We went on what we now refer to as our “listening tour” in May of 2008, meeting with as many people as possible to get an understanding of the challenges and opportunities in the country. Overwhelmingly, we were asked to build a secondary school for girls that would help to educate the future women leaders of Rwanda. They knew in order to reach their development goals, girls’ and women’s engagement was the solution.  I’ll never forget the trip back on the airplane when Shal and I looked at each other with what was, I’m sure, a sort of deer in the headlights look and said, “Did we just say we were going to build a girls’ school in Rwanda?” That was the first of many such moments when things grew incrementally from what we expected.

One of my favorite modern poets, Cleo Wade writes:

“When we overcome our fear of failing, we have the power to step into the magnificence of our resilience.  Do the things you are afraid to do.  Do the things that feel big. Do the things that show you what you’re made of. “

The people we met in Rwanda believed we could do it. So we set aside all (well maybe not all) our fear of failure and we summoned all of our courage to do something…

It was terrifying some days (frankly, sometimes it still is).

But we were so inspired by the people of Rwanda who, despite their difficult history of a horrific genocide, were courageously rebuilding their nation.

They had been through so much and survived so much it made my fear of failure seem self-indulgent.  I was astounded by the courage to not just move past, but to attempt to forgive the unimaginable. The massacre of nearly one million people in 100 days in 1994.

The courage to move forward with dignity and resolve to redefine their country with a sense of purpose. Many didn’t believe it was possible, but here they are today as a model on the continent in so many ways. 

Rwanda is one of the fastest growing economies in the world, has one of the lowest corruption rates on the continent, and has the world’s first female majority parliament.  In fact, the constitution mandates that it must be 30% women. It currently stands at 61%.  The country is ranked #4 on the World Economic Forum gender parity index and it is the 9th safest country in the world as of 2017 according to the World Economic Forum while the US comes in at 84th.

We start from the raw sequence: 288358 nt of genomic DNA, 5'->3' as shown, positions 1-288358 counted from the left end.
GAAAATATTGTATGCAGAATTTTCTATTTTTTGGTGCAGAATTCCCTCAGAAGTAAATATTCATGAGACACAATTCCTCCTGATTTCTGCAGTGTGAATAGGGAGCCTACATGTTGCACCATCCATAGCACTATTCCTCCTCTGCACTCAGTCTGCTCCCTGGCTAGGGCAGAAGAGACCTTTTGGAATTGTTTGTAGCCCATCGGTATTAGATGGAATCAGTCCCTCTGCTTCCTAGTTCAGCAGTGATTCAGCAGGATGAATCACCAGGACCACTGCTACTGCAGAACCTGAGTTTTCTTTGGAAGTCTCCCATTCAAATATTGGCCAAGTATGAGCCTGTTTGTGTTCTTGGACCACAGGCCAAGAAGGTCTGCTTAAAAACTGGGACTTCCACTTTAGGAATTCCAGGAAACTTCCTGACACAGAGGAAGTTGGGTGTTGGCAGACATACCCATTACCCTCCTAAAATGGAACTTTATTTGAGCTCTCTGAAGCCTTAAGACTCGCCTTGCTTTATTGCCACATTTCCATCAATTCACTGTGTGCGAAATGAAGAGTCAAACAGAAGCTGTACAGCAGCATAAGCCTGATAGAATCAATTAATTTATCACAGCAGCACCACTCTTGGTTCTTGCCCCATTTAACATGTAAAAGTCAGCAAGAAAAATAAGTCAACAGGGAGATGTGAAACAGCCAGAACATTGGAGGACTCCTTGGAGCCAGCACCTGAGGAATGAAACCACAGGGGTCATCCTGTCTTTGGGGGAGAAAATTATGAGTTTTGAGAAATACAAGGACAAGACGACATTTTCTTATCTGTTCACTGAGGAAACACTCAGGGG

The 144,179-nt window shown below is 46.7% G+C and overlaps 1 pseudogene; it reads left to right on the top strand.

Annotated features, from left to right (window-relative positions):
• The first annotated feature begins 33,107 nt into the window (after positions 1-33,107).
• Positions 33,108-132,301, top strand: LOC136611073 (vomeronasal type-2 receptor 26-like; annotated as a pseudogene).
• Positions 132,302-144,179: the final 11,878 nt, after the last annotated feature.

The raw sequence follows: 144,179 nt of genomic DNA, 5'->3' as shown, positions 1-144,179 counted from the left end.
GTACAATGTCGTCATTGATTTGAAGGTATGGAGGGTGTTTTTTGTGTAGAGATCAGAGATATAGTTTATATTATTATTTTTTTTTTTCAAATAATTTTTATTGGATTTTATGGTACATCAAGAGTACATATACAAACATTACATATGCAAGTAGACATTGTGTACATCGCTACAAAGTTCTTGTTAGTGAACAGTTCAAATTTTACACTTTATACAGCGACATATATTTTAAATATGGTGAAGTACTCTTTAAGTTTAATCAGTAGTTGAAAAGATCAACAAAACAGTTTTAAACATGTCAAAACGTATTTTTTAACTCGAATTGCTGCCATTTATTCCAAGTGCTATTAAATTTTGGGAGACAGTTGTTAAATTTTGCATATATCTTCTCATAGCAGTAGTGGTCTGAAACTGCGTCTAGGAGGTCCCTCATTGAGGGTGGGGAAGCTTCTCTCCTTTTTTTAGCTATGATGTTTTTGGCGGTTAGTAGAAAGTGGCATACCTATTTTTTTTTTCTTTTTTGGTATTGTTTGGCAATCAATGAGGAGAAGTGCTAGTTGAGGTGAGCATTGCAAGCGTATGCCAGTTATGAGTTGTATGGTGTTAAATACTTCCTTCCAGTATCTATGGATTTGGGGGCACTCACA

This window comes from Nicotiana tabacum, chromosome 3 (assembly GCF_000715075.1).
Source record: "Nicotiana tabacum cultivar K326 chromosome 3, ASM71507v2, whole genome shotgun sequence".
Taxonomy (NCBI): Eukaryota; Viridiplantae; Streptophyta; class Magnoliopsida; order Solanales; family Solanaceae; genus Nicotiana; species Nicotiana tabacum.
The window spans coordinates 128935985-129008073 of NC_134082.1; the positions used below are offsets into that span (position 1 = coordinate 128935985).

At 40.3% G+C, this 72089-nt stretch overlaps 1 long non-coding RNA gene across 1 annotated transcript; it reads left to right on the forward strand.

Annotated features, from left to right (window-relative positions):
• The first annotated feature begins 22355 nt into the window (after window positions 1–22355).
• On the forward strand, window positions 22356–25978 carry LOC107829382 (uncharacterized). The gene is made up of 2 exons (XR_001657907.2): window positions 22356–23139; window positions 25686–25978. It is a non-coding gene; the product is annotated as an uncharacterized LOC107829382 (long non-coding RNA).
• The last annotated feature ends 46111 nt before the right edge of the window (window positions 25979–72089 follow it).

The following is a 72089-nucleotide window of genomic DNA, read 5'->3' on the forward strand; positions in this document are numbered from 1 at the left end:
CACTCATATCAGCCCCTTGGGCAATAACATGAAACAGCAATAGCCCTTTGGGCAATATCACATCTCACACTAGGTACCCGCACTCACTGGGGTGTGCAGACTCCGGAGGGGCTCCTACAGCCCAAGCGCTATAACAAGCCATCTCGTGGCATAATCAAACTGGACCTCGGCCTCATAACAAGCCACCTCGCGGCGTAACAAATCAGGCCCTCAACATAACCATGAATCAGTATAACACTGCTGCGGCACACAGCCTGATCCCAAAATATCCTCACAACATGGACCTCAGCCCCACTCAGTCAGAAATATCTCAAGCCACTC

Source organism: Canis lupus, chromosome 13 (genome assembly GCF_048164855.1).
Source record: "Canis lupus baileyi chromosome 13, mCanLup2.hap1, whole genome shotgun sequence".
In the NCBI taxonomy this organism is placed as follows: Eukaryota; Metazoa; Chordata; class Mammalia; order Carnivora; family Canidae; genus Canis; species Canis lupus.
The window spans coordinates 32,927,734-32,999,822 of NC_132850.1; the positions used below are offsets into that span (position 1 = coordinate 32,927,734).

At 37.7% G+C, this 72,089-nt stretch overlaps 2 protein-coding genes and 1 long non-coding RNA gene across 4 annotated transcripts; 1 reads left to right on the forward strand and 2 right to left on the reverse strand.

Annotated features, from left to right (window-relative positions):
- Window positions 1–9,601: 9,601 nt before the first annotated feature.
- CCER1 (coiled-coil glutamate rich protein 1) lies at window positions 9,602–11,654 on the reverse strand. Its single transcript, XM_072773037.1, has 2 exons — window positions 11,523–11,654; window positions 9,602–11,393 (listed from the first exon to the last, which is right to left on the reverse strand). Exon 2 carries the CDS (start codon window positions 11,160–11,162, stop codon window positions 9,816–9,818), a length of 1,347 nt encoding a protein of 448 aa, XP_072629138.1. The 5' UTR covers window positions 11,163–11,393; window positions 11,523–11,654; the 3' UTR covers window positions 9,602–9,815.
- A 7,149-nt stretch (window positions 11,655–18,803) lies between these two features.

For these reasons and Rwanda’s dedication to gender equality, we became convinced that Rwanda was a great place for our investment.  So, we set out on the improbable journey to build the Gashora Girls Academy.

As I reflect on some key moments on our journey, I remember bouncing along in a jeep on the dusty roads through the rural villages of Rwanda with the former Mayor of the district where we planned to build the school, looking for the perfect land.  Mayor Gaspard was so kind, and if he had his doubts about these two crazy western ladies, he didn’t let on.  He patiently rode with us for nearly an entire Sunday because he knew we didn’t have much time in the country as we were always racing back to our own young children at home.  We found the perfect piece of land in the village of Gashora, sitting on a hill overlooking the beautiful Lake Milayi.  That’s a moment I’ll never forget.  Standing there on the land that was nothing but bushes and weeds looking out at that lake.  We tried to imagine the possibility that lived on this ground beneath us, but it was still difficult to envision. 

In 2011, we opened Gashora Girls Academy of Science and Technology, an all-girls boarding high school for the top academic performers in Rwanda, focused on Science, Technology, Engineering and Math, after hearing from the government this was their greatest need for development.